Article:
A Network Crash Course – Your Servers

In less than 12 months Windows Server 2003 will be put to rest like its desktop sibling Windows XP. With this end of life date looming I have been working to migrate my clients to the latest version of Windows Server. This process is sometimes difficult to get started because I find many people don’t know or understand what their server actually does. This article is going to serve as an overview, a sort of crash course in what roles your server plays on your network. With Windows Servers there are three main roles I am going to discuss for simplicity sake. First is the Domain Controller, second is the File/Print Server, and third is the Application Server.

The domain controller server roll is the most complicated and least forgiving role when upgrading and migrating. Domain controllers keep a list of user names and passwords, they also keep track of what security rights and privileges users have on their computers and on the servers, kind of like “big brother” for your network. Anytime a user logs in the domain controller is consulted to see if they are allowed. When a user opens up a file on that “x” drive everyone has, the domain controller is asked if the user is allowed to access that file. In most cases the domain controller also provides some other services it needs but also shares with the rest of the devices on the network. One important service is called DNS or the Domain Naming Service. If you have ever typed in a web address or had to browse to a device on your network you have made use of DNS. It is like an address directory for the network it translates computer names like “Jim’s Computer” to a numerical address on the network. The other service usually found on Domain controllers in smaller networks is DHCP. DHCP is the other side of the coin from DNS. When your computer starts up it asks the DHCP service for an address so other computers can find it on the network. The best practice is to let the domain controller do its job and not use it for any other roles. This rarely happens in smaller networks though generally due to initial cost as well as additional maintenance cost for having multiple servers.

Our second role is that of the file and print server. These are two distinct roles but generally are lumped together except in larger networks where usage demands they be split. The file server is really where all the files are physically stored that are on that mysterious “x” drive I mentioned. By the way your, “x” drive might be called p, or z, or t, or any other letter of the alphabet depending on how your IT Pro felt when they set it up. The sole purpose of the file server portion of our dual identity server role is just to store your files and wait diligently until you need to retrieve your files from it. The print server identity is similar in simplistic duty. It waits for you to send a document to print, gathers it all up, and forwards it on to the printer. Additionally, the print server makes it easier on us administrators to manage the printers shared on the network and the drivers needed to install them on all the computers on your network.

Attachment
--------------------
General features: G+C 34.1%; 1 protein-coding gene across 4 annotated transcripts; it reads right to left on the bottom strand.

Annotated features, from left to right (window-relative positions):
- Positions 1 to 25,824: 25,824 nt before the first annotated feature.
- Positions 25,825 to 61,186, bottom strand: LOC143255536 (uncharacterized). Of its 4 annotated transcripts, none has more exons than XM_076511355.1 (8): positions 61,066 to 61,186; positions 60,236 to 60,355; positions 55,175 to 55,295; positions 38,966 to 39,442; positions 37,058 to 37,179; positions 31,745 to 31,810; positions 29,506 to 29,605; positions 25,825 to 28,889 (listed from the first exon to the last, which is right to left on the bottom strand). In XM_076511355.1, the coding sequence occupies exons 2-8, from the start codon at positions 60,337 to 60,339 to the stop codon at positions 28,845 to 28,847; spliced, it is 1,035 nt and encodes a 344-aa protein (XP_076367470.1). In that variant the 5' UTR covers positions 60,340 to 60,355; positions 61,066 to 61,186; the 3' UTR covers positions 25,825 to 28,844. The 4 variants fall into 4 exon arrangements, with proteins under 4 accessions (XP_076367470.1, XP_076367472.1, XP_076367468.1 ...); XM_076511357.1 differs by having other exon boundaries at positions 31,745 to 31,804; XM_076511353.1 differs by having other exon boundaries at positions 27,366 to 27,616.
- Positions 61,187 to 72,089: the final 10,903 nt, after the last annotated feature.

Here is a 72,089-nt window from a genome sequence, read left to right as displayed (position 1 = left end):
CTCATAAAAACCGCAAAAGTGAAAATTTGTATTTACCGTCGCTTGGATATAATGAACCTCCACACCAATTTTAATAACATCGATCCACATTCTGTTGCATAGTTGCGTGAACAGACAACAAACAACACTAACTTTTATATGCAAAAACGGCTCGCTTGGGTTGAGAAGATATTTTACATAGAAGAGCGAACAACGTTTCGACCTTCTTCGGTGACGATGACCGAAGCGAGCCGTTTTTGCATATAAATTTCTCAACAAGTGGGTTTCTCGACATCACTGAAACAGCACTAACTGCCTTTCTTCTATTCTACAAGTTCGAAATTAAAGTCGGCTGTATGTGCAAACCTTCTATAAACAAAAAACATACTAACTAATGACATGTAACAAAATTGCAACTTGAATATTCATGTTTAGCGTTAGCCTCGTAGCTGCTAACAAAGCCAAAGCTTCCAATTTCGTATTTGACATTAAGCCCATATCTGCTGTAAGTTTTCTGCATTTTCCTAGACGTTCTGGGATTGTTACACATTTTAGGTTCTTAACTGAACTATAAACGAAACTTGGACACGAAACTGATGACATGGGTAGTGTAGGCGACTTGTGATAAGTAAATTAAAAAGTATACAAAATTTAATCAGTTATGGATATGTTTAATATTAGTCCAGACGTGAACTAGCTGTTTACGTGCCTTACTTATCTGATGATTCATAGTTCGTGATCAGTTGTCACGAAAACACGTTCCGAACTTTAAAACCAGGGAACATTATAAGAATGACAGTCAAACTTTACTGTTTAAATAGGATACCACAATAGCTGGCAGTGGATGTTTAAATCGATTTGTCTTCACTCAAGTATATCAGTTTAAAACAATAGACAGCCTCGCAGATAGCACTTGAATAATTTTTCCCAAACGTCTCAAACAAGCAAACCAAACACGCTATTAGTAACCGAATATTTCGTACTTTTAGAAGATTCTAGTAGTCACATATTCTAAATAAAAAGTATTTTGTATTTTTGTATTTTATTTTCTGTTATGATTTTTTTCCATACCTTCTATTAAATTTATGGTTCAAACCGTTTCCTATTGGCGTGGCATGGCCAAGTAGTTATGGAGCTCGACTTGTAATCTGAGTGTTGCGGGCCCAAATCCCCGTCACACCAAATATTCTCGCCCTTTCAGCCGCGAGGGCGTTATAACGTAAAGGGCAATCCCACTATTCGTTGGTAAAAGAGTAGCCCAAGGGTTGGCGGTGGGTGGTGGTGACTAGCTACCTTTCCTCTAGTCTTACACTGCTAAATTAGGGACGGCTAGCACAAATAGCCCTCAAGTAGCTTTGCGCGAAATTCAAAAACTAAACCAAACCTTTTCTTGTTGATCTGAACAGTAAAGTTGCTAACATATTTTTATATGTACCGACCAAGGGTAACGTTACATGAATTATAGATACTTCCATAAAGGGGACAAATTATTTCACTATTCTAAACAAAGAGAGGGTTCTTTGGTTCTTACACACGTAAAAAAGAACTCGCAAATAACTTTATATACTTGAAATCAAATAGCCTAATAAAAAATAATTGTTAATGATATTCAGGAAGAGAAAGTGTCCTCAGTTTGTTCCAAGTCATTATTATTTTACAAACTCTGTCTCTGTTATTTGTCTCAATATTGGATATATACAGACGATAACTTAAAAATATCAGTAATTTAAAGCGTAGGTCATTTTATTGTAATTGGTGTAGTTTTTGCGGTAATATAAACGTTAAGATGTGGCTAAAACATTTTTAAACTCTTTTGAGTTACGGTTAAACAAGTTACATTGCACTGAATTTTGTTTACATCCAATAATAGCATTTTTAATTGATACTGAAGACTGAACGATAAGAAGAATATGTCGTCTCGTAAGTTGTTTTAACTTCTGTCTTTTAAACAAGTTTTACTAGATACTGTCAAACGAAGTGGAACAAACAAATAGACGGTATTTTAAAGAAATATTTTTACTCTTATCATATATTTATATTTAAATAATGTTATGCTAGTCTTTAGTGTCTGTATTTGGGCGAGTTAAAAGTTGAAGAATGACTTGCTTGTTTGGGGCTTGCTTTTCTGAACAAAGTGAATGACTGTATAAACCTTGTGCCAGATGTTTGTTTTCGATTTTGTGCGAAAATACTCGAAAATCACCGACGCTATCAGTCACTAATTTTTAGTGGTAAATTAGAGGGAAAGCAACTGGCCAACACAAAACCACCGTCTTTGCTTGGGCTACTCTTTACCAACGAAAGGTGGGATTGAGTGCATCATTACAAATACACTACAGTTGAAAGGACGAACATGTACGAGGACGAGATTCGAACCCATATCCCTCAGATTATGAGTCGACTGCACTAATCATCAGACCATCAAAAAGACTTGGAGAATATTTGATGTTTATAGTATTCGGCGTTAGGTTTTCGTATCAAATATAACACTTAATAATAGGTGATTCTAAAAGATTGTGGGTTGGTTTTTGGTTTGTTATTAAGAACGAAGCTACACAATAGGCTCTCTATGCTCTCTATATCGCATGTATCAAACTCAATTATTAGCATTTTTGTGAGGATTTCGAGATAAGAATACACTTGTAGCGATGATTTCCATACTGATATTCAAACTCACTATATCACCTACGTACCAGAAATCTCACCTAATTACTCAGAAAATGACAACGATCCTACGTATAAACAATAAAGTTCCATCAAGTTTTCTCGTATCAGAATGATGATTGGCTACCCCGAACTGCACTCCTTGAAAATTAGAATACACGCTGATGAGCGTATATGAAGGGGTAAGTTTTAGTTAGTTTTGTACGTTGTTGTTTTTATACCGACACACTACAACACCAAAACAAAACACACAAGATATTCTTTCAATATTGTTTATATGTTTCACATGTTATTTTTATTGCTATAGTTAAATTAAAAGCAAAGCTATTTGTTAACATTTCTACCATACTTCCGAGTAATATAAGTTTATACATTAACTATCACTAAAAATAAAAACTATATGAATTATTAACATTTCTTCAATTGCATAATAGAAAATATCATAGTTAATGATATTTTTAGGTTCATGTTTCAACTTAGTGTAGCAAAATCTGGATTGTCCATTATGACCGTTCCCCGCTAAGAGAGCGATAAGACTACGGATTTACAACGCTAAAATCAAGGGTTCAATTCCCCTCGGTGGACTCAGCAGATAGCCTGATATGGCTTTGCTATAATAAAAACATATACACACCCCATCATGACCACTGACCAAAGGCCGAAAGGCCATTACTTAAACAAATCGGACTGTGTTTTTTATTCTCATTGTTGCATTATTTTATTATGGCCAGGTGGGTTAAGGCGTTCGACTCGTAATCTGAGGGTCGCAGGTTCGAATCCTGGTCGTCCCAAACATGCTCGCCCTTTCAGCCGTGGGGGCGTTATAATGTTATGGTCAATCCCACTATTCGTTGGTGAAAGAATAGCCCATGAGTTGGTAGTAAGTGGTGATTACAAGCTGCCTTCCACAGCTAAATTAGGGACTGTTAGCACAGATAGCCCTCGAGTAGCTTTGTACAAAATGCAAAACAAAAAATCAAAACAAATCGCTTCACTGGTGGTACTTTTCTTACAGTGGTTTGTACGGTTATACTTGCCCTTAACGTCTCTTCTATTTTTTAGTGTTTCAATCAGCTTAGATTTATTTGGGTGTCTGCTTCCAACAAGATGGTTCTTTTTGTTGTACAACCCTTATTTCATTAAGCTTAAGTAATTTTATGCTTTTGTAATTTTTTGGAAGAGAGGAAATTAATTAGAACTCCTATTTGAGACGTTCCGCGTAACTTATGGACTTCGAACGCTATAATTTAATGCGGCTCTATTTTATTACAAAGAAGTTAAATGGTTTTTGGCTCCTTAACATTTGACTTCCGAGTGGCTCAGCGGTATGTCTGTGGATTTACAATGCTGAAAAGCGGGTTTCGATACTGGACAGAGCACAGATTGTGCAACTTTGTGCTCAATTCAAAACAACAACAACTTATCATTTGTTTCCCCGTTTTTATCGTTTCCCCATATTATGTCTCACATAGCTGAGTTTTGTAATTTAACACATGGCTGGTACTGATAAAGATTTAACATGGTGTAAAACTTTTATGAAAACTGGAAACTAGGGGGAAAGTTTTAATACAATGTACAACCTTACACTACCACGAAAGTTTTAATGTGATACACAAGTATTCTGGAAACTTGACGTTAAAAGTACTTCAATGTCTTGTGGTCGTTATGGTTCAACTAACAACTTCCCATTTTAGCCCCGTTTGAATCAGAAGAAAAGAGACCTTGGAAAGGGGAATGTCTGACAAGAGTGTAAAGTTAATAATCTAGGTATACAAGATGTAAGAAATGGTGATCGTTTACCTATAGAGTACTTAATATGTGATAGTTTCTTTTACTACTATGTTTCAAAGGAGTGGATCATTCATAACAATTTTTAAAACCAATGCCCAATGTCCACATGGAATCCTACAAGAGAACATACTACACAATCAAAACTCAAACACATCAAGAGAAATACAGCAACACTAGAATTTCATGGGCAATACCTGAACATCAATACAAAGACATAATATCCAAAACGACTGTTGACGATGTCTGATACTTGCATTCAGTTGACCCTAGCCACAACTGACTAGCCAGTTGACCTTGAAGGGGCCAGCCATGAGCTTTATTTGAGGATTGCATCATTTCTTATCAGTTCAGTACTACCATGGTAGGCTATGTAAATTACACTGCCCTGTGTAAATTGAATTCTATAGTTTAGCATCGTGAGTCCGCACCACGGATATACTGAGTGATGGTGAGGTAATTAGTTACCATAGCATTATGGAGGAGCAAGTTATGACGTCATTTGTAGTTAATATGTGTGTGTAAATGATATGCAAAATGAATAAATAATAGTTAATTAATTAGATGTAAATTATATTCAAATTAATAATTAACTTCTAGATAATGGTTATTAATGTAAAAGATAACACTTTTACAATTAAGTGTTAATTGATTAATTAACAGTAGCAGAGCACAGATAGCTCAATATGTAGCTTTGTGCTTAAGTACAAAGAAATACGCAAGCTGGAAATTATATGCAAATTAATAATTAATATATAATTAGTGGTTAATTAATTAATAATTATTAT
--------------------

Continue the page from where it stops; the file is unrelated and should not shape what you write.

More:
Last but not least is the application server. These servers run specific programs like databases like SQL or Oracle, or email servers like Exchange. Sometimes they run multiple applications and perform the duties of a file server. The application server as its most basic function runs an application and stores all the data that application uses or creates. Turn it off and your network accounting software doesn’t work or outlook can’t send or receive email any more.

In small businesses all of these roles are usually stuffed into one single box which is a very cost effective use of the hardware. The upside of having a single server is maintaining it is less expensive because there is only one piece of hardware to worry about and only one device to backup. The downside is this set up isn’t very flexible and can be difficult and time consuming to migrate when it is time to replace or upgrade the server. Migration is especially tricky with the domain controller role running on that single server as well. Splitting up the roles on different hardware makes the system more flexible and resilient. If one server goes down you are not completely dead in the water. You still have access to the remaining services. Many times the domain controller role is set up on at least two servers in order to insure basic network services are always available. Multiple servers though means more cost and more hardware to manage not to mention multiple backups with which to deal. Scaling the hardware in each server can help to mitigate the cost somewhat by choosing hardware that has just the processing power, RAM, and storage needed to perform the role it is designed for.

I hope this brief overview helps you better understand what your servers do and some of the benefits and drawbacks to having a single server or multiple servers on your network. I recommend you have a plan and start with a single server that does it all. Then in a year or two add a separate domain controller and remove the role from that first server. If your applications are running slow or you are running out of space add a server just for the applications and alleviate that first server of those duties as well. Soon it will be time to replace that old server and you will have a solid, reliable, scalable server infrastructure that won’t even blink under the pressures of your business.

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